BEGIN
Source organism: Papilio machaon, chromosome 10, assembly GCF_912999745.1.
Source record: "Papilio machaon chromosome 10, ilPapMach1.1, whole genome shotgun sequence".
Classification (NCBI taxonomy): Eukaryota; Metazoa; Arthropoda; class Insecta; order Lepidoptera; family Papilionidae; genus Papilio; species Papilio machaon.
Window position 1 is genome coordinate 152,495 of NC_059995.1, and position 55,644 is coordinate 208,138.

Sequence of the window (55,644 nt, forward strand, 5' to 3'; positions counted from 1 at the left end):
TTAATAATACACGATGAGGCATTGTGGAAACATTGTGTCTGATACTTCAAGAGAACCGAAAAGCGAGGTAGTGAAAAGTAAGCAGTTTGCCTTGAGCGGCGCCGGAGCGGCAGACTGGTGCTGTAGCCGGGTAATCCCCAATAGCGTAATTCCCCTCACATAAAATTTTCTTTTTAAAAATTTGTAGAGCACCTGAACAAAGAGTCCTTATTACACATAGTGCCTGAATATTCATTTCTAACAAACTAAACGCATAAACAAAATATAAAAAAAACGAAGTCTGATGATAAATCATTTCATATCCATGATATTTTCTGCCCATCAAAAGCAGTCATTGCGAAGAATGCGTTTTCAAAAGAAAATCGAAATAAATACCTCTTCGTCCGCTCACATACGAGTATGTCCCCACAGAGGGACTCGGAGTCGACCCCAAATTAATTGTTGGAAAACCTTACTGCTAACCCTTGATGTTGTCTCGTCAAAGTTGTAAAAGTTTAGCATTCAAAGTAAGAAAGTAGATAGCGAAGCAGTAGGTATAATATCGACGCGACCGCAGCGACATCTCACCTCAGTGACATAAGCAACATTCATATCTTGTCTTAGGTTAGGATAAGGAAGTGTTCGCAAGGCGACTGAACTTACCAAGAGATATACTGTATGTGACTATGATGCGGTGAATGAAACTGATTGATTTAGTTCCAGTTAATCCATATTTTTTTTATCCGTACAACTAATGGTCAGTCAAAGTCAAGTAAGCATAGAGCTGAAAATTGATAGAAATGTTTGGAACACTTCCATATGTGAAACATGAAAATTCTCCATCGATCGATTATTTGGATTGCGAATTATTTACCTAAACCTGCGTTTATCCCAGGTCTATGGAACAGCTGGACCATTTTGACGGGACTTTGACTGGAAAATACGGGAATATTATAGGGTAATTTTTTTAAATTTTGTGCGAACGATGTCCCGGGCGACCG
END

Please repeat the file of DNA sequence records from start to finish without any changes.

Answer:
Source organism: Papilio machaon, chromosome 10, assembly GCF_912999745.1.
Source record: "Papilio machaon chromosome 10, ilPapMach1.1, whole genome shotgun sequence".
Classification (NCBI taxonomy): Eukaryota; Metazoa; Arthropoda; class Insecta; order Lepidoptera; family Papilionidae; genus Papilio; species Papilio machaon.
Window position 1 is genome coordinate 152,495 of NC_059995.1, and position 55,644 is coordinate 208,138.

Sequence of the window (55,644 nt, forward strand, 5' to 3'; positions counted from 1 at the left end):
TTAATAATACACGATGAGGCATTGTGGAAACATTGTGTCTGATACTTCAAGAGAACCGAAAAGCGAGGTAGTGAAAAGTAAGCAGTTTGCCTTGAGCGGCGCCGGAGCGGCAGACTGGTGCTGTAGCCGGGTAATCCCCAATAGCGTAATTCCCCTCACATAAAATTTTCTTTTTAAAAATTTGTAGAGCACCTGAACAAAGAGTCCTTATTACACATAGTGCCTGAATATTCATTTCTAACAAACTAAACGCATAAACAAAATATAAAAAAAACGAAGTCTGATGATAAATCATTTCATATCCATGATATTTTCTGCCCATCAAAAGCAGTCATTGCGAAGAATGCGTTTTCAAAAGAAAATCGAAATAAATACCTCTTCGTCCGCTCACATACGAGTATGTCCCCACAGAGGGACTCGGAGTCGACCCCAAATTAATTGTTGGAAAACCTTACTGCTAACCCTTGATGTTGTCTCGTCAAAGTTGTAAAAGTTTAGCATTCAAAGTAAGAAAGTAGATAGCGAAGCAGTAGGTATAATATCGACGCGACCGCAGCGACATCTCACCTCAGTGACATAAGCAACATTCATATCTTGTCTTAGGTTAGGATAAGGAAGTGTTCGCAAGGCGACTGAACTTACCAAGAGATATACTGTATGTGACTATGATGCGGTGAATGAAACTGATTGATTTAGTTCCAGTTAATCCATATTTTTTTTATCCGTACAACTAATGGTCAGTCAAAGTCAAGTAAGCATAGAGCTGAAAATTGATAGAAATGTTTGGAACACTTCCATATGTGAAACATGAAAATTCTCCATCGATCGATTATTTGGATTGCGAATTATTTACCTAAACCTGCGTTTATCCCAGGTCTATGGAACAGCTGGACCATTTTGACGGGACTTTGACTGGAAAATACGGGAATATTATAGGGTAATTTTTTTAAATTTTGTGCGAACGATGTCCCGGGCGACCG